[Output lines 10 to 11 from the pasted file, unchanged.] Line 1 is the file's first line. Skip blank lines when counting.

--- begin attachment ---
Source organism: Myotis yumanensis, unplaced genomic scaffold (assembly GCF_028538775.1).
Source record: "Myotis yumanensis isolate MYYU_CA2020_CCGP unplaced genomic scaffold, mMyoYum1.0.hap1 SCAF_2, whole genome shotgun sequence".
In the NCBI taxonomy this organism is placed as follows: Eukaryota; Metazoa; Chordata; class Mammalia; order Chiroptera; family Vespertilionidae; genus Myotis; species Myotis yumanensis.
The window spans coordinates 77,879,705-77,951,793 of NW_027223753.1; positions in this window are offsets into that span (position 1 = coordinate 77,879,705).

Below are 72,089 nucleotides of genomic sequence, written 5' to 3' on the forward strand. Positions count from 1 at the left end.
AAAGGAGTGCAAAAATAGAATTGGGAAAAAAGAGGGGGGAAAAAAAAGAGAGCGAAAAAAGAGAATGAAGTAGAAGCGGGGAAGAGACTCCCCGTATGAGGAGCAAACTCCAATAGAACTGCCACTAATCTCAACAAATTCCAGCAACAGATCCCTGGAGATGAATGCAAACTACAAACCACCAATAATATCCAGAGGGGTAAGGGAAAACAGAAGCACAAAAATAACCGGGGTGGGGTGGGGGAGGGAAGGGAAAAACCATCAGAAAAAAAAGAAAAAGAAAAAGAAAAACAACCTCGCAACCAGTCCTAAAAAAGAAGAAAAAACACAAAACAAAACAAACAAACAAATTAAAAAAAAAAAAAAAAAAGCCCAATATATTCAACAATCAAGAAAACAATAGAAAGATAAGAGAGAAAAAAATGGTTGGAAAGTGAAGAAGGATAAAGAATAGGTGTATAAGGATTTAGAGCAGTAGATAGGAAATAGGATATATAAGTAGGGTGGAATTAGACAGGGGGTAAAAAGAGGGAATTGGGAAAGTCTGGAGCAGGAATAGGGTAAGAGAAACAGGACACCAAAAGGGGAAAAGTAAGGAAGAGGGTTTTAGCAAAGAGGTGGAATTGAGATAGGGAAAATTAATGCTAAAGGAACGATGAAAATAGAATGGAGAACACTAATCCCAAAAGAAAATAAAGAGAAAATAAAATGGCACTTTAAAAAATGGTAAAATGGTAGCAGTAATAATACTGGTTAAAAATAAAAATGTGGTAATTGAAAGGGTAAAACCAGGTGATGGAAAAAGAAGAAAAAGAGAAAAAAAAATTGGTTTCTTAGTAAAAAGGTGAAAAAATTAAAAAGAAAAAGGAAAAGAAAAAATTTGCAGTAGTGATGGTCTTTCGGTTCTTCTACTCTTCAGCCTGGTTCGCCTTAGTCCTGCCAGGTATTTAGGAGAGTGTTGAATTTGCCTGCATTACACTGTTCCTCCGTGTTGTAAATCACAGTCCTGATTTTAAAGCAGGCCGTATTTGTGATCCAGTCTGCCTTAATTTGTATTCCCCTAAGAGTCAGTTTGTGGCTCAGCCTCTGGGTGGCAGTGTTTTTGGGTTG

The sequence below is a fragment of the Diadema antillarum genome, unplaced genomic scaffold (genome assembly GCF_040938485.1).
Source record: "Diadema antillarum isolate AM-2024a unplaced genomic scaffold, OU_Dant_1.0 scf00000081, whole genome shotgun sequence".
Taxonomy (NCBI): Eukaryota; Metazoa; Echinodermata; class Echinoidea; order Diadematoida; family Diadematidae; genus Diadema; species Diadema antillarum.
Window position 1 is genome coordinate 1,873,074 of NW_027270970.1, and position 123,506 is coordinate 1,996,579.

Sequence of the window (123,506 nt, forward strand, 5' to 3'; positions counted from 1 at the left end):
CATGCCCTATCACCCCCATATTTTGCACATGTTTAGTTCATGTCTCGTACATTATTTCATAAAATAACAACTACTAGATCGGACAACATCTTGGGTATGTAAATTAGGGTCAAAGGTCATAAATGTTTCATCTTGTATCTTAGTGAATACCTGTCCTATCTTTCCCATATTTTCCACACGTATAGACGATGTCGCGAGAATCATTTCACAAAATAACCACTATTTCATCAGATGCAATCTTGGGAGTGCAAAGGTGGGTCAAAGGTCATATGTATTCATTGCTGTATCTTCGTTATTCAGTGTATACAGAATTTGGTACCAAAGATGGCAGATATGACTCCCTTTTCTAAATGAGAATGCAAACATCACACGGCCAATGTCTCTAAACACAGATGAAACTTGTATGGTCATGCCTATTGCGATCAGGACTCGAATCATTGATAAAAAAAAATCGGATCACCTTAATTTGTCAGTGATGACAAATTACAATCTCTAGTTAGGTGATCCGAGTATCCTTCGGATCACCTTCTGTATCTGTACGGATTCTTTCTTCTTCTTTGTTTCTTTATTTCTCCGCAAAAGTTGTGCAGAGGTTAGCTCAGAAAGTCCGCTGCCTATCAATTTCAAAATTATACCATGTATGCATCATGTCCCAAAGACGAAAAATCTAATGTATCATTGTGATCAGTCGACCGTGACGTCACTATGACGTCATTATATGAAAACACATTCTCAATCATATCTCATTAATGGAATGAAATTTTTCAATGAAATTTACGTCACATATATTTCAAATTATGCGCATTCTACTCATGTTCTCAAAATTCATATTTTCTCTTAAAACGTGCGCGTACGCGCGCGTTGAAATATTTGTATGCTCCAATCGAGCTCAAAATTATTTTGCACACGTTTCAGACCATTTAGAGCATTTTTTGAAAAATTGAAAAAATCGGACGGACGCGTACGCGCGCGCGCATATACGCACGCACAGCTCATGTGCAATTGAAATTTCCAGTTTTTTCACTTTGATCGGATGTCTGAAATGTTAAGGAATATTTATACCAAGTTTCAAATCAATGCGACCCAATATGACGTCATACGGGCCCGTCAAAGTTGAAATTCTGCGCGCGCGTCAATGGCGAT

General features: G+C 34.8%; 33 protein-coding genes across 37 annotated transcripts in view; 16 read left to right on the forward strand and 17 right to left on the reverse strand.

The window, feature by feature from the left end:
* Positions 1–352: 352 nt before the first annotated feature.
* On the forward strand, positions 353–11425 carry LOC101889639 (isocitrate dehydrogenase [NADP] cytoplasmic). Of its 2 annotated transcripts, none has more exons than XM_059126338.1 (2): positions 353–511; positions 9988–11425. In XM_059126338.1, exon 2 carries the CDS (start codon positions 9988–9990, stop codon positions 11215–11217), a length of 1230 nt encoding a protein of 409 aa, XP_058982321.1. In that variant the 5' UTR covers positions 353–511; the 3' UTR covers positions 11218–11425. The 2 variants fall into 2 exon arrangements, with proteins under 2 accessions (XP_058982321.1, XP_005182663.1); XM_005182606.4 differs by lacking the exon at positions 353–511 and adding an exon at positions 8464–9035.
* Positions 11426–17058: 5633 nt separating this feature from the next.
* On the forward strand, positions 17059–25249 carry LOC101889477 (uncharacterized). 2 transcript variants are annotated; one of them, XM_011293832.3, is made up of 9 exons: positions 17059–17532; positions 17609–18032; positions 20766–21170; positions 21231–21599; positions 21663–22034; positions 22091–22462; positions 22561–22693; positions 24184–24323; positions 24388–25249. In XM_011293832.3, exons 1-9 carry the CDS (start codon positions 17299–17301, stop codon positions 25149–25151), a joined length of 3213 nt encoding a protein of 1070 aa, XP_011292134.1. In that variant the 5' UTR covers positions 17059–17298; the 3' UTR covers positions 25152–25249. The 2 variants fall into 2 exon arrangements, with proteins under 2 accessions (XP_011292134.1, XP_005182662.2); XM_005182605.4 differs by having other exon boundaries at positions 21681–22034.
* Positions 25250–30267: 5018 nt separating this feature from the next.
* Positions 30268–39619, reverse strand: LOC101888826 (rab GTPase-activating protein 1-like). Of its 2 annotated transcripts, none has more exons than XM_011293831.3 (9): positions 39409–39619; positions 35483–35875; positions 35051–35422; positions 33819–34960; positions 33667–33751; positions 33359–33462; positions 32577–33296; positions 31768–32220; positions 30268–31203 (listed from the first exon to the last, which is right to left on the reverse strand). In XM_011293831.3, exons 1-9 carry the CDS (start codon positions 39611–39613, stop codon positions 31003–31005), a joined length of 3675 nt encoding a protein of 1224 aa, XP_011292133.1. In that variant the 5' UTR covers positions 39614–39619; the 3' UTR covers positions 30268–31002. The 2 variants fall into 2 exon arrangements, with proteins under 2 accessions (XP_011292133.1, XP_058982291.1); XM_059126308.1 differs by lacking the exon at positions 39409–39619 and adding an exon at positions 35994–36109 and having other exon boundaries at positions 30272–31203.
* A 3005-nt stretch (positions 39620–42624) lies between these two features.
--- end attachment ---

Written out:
Window position 1 is genome coordinate 1,873,074 of NW_027270970.1, and position 123,506 is coordinate 1,996,579.

Sequence of the window (123,506 nt, forward strand, 5' to 3'; positions counted from 1 at the left end):